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SSIS: Working with Complex Flat File

Posted on 2009-07-08
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Last Modified: 2013-11-10
I am very new in working with SSIS.  I would like to create a package that would take a series of flat files and convert some of the information into a new delimited flat file.  Flat file to flat file; I don't need to import into or extract out of a database.

Below is a small sample of what the source file looks like.  As you can see, this file is broken down into sections; there are header records (noted by '[' and ']'), and detail rows underneath the header record.  However, some header records contain data that corresponds with the header record itself.  For example, the 'ECONV' header record contains a 'GLLoadEnt' record with detail following it.  The rows beneath this header record correspond with the 'GLLoadEnt' record.  Theoretically, there could be multiple 'ECONV' header records, and the rows following each header record all correspond with the preceding header.

Columns are delimited using the '!' character.

I have written VB.NET code that takes this flat file and can import the information into a database, but I am researching the possibility of using SSIS.  I would appreciate any advice as to my approach.  If this is going to be too complex for SSIS, I would want to know that.

Any and all help would be greatly appreciated!
[ORGANIZATION]
Geographic          !Geographic Consolidation                !MAXIMUM             !Geographical        
Function            !Function Consolidation                  !MAXIMUM             !Function            
LC                  !Local Currency                          !MAXIMUM             !LCTop               
 
 
[ECONV=GLLoadEnt           !GL Load for Entities                    !MAXIMUM             !L]
 
100                                                           !EastSales.Input                          
110                                                           !EastProduction.Input                     
120                                                           !EastAdmin.Input                          
200                                                           !WestSales.Input                          
210                                                           !WestProduction.Input                     
220                                                           !WestAdmin.Input                          
 
 
[ENTITYLIST=AllEnt              !All Entitities w/o Subs                 !MAXIMUM             !D]
 
ORG=<ALL>
ENTITY=<ALL>
ALLDEP=Y
IMMDEP=Y
PARENT=Y
BASE=Y
JOURNAL=N
ELIM=N
INTERCO=N
DUPLICATE=N
CODE=<ALL>
CURRENCY=<ALL>
SUBSTRUCTURE=<NONE>
SUBENTITY=<ALL>
CHART=<ALL>
CONSOL=<ALL>
TRANS=<ALL>

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Question by:Donovan Moore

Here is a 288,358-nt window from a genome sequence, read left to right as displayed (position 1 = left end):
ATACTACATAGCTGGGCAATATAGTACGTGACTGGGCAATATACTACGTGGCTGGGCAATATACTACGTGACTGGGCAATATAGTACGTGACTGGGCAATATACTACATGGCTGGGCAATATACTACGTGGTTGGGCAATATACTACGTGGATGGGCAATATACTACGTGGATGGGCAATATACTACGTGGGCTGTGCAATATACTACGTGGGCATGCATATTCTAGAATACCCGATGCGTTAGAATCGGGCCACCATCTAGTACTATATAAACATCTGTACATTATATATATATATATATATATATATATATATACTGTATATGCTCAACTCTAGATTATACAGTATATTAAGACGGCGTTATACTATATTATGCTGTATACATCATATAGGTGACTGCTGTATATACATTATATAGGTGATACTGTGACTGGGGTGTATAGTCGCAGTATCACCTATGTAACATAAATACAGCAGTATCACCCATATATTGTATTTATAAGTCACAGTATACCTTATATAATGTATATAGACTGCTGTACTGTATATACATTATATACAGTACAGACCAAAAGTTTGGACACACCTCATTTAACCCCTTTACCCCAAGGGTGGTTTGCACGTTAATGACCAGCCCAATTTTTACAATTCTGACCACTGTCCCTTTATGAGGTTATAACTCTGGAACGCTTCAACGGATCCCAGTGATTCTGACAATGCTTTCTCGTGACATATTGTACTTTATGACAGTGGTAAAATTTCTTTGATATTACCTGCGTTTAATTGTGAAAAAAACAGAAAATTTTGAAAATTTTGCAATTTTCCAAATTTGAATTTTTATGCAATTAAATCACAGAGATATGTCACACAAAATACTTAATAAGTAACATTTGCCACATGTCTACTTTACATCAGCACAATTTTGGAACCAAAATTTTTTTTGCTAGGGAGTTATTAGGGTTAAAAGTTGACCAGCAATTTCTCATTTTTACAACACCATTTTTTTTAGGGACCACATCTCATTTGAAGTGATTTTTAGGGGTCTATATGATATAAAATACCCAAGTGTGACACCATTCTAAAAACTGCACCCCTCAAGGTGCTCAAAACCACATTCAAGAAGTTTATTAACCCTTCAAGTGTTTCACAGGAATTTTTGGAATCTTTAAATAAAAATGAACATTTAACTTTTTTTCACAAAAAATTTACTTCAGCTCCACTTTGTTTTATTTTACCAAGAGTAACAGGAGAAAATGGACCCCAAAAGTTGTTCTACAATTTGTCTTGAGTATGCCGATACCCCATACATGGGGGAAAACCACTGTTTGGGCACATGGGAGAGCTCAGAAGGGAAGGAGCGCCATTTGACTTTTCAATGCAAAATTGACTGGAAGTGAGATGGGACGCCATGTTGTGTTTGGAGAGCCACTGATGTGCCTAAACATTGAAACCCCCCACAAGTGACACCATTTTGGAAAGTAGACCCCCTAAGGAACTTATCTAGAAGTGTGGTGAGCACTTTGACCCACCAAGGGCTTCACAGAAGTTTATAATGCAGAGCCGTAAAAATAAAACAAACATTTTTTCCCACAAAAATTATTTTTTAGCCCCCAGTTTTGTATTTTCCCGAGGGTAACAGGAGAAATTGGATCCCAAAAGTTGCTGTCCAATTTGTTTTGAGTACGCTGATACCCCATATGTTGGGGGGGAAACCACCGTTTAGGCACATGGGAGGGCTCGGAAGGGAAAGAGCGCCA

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Expert Comment

by:Anthony Perkins
ID: 24810627
>>If this is going to be too complex for SSIS, I would want to know that.<<
Yes it is.  You would have to virtually duplicate the code you have in your VB.NET code and there would be no advantage to that.
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rob_farley earned 500 total points
ID: 24820149
You'd need to have a data flow which pulled the data out in a long string per row, and then have a Script Component containing your transformation like what you have in VB.Net now.

Although - this could be okay, because you'd end up not needing your VB.Net. Because you'd use the Script component, most of your logic would just go straight across, only changing the way that you output the rows from the component (ie, SomeOutputBuffer.AddRow() instead of pushing it into a database). You can have a large number of different outputs too, which may suit your needs if required.

There are few things you would want to consider... such as telling the data that it's sorted (even though it's not). That will stop SSIS from using parallelism. You should also make sure that the Output of your Script component isn't sync'd to the Input, so that you can control the Output from your component better.

So I would consider SSIS a nicer option than using VB.Net to populate a database before just pulling it straight out.

Rob
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Author Closing Comment

by:Donovan Moore
ID: 31601333
Thanks for the advice.  I think I might go in another direction with this...I'm going to open a new question that outlines a new approach, and I will need honest feedback.
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by:rob_farley
ID: 24854929
Sure. When you do, can you post the question link in here so that I find it?

Rob
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by:Anthony Perkins
ID: 24855049
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